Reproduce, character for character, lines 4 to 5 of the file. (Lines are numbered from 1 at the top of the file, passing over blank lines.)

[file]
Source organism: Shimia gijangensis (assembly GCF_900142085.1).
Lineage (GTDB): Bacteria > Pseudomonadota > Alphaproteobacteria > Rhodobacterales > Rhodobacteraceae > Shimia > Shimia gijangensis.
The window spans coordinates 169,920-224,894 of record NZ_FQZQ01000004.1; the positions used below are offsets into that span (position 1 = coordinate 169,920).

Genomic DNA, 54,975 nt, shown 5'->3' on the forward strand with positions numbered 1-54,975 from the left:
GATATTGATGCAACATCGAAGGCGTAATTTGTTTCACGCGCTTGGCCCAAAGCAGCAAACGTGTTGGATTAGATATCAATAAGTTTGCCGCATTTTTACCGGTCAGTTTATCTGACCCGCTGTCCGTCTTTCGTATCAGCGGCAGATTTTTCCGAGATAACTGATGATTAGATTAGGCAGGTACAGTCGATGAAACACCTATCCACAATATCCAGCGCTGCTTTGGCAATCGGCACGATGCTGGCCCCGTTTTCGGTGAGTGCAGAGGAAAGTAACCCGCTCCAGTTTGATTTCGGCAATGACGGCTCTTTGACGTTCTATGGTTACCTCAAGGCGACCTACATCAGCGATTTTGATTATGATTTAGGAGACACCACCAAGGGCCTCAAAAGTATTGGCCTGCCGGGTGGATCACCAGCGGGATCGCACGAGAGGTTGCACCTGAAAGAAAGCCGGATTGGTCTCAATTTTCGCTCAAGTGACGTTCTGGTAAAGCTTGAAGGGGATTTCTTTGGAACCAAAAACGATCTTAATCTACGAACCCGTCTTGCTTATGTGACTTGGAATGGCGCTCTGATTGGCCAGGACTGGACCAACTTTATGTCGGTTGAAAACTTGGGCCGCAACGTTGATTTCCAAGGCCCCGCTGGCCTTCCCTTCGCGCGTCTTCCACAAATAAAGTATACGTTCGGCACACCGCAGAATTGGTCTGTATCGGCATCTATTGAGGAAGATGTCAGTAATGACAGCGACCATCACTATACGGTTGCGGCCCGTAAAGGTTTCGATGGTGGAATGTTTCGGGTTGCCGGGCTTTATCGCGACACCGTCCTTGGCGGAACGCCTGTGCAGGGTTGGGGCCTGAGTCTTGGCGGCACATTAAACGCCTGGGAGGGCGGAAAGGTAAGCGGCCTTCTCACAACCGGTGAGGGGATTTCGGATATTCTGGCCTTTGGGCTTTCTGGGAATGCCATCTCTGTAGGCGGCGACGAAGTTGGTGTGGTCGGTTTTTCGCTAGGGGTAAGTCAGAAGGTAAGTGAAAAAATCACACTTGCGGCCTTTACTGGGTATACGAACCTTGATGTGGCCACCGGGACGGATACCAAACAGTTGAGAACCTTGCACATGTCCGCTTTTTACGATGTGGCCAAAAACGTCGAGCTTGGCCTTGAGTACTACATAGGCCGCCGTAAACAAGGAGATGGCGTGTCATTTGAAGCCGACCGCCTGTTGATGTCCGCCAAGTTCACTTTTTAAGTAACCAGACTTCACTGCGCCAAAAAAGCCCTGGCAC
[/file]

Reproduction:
Genomic DNA, 54,975 nt, shown 5'->3' on the forward strand with positions numbered 1-54,975 from the left:
GATATTGATGCAACATCGAAGGCGTAATTTGTTTCACGCGCTTGGCCCAAAGCAGCAAACGTGTTGGATTAGATATCAATAAGTTTGCCGCATTTTTACCGGTCAGTTTATCTGACCCGCTGTCCGTCTTTCGTATCAGCGGCAGATTTTTCCGAGATAACTGATGATTAGATTAGGCAGGTACAGTCGATGAAACACCTATCCACAATATCCAGCGCTGCTTTGGCAATCGGCACGATGCTGGCCCCGTTTTCGGTGAGTGCAGAGGAAAGTAACCCGCTCCAGTTTGATTTCGGCAATGACGGCTCTTTGACGTTCTATGGTTACCTCAAGGCGACCTACATCAGCGATTTTGATTATGATTTAGGAGACACCACCAAGGGCCTCAAAAGTATTGGCCTGCCGGGTGGATCACCAGCGGGATCGCACGAGAGGTTGCACCTGAAAGAAAGCCGGATTGGTCTCAATTTTCGCTCAAGTGACGTTCTGGTAAAGCTTGAAGGGGATTTCTTTGGAACCAAAAACGATCTTAATCTACGAACCCGTCTTGCTTATGTGACTTGGAATGGCGCTCTGATTGGCCAGGACTGGACCAACTTTATGTCGGTTGAAAACTTGGGCCGCAACGTTGATTTCCAAGGCCCCGCTGGCCTTCCCTTCGCGCGTCTTCCACAAATAAAGTATACGTTCGGCACACCGCAGAATTGGTCTGTATCGGCATCTATTGAGGAAGATGTCAGTAATGACAGCGACCATCACTATACGGTTGCGGCCCGTAAAGGTTTCGATGGTGGAATGTTTCGGGTTGCCGGGCTTTATCGCGACACCGTCCTTGGCGGAACGCCTGTGCAGGGTTGGGGCCTGAGTCTTGGCGGCACATTAAACGCCTGGGAGGGCGGAAAGGTAAGCGGCCTTCTCACAACCGGTGAGGGGATTTCGGATATTCTGGCCTTTGGGCTTTCTGGGAATGCCATCTCTGTAGGCGGCGACGAAGTTGGTGTGGTCGGTTTTTCGCTAGGGGTAAGTCAGAAGGTAAGTGAAAAAATCACACTTGCGGCCTTTACTGGGTATACGAACCTTGATGTGGCCACCGGGACGGATACCAAACAGTTGAGAACCTTGCACATGTCCGCTTTTTACGATGTGGCCAAAAACGTCGAGCTTGGCCTTGAGTACTACATAGGCCGCCGTAAACAAGGAGATGGCGTGTCATTTGAAGCCGACCGCCTGTTGATGTCCGCCAAGTTCACTTTTTAAGTAACCAGACTTCACTGCGCCAAAAAAGCCCTGGCAC